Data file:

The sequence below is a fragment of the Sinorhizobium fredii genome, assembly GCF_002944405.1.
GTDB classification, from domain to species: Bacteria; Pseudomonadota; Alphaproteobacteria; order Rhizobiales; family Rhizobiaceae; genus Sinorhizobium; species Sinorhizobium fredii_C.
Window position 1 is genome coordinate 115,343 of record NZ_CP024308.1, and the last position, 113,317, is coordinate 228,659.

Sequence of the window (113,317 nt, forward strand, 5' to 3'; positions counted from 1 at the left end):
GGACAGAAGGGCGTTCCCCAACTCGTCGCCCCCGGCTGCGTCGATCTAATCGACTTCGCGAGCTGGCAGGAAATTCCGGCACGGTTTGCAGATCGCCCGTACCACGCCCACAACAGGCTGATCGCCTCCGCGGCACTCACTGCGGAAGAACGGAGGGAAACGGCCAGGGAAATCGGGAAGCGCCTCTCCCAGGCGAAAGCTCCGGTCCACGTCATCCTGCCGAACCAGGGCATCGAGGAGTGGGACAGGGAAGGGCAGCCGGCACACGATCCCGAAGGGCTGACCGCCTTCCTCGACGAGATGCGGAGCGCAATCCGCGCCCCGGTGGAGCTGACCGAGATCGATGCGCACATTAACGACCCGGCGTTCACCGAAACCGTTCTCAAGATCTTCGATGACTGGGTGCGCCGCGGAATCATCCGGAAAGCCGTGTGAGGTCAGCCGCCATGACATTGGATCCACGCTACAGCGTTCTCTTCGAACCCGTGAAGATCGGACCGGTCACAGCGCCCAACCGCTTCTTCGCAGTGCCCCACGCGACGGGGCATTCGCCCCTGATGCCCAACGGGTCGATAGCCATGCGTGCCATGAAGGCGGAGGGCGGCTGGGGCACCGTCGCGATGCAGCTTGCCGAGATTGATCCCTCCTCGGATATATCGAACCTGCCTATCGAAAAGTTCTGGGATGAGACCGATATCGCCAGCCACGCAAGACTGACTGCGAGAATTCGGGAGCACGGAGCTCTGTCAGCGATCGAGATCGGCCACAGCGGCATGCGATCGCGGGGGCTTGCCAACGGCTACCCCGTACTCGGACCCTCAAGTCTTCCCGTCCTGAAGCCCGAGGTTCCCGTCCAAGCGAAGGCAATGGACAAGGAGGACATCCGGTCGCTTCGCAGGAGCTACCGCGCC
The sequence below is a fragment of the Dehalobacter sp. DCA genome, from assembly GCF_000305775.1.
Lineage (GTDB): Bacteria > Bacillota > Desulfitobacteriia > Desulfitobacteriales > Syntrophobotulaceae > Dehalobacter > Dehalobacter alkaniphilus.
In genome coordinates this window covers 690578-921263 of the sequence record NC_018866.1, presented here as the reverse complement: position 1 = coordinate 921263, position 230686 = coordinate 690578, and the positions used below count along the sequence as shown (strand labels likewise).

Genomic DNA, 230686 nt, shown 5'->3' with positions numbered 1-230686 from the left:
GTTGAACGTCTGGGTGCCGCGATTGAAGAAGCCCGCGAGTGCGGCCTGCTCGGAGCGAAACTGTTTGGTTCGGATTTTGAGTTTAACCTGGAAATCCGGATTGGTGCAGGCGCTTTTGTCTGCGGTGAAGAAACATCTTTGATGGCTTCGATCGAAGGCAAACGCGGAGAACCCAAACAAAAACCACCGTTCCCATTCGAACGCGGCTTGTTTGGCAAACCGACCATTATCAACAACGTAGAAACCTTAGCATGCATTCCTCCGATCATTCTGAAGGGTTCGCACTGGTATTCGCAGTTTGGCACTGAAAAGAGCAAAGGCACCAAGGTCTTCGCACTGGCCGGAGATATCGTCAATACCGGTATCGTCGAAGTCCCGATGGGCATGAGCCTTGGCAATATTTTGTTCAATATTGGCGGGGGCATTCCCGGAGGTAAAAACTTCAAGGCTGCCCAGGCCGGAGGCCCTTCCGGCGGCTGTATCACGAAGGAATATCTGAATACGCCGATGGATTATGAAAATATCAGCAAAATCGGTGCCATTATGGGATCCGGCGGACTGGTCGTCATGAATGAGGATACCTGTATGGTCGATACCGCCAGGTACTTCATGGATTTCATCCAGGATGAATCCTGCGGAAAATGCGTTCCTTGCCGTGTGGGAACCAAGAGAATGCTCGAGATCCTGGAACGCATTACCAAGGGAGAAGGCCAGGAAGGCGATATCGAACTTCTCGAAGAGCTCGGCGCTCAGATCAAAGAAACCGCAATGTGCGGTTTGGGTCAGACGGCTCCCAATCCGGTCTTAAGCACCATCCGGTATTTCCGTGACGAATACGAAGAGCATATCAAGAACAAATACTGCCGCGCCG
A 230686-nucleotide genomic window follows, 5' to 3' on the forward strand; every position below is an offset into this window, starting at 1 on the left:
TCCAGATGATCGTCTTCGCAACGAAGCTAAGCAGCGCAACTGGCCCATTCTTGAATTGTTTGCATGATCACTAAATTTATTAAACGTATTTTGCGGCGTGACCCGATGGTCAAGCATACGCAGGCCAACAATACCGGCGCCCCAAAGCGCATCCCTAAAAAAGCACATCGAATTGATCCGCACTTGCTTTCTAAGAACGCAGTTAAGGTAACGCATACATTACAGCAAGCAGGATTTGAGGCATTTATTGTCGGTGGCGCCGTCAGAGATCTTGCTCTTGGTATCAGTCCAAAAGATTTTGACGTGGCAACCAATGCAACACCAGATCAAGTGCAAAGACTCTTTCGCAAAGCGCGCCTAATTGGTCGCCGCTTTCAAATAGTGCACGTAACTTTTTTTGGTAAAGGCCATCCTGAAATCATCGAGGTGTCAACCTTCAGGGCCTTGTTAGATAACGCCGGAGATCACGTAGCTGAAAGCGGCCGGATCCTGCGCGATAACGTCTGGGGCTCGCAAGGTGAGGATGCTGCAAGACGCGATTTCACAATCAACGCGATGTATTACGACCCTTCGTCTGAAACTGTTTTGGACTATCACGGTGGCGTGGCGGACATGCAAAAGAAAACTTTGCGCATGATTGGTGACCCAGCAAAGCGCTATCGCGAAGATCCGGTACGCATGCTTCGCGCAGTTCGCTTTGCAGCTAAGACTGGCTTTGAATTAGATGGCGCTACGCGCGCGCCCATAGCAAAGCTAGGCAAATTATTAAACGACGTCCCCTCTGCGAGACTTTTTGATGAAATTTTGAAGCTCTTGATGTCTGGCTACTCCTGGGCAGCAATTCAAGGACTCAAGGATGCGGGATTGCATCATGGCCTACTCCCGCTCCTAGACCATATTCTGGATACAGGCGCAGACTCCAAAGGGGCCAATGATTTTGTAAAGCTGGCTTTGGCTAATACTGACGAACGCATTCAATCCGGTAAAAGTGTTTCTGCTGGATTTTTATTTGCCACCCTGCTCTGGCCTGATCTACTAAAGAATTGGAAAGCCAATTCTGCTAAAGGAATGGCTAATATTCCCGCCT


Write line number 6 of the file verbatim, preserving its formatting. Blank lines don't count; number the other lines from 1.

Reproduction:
The sequence below is a fragment of the Dehalobacter sp. DCA genome, from assembly GCF_000305775.1.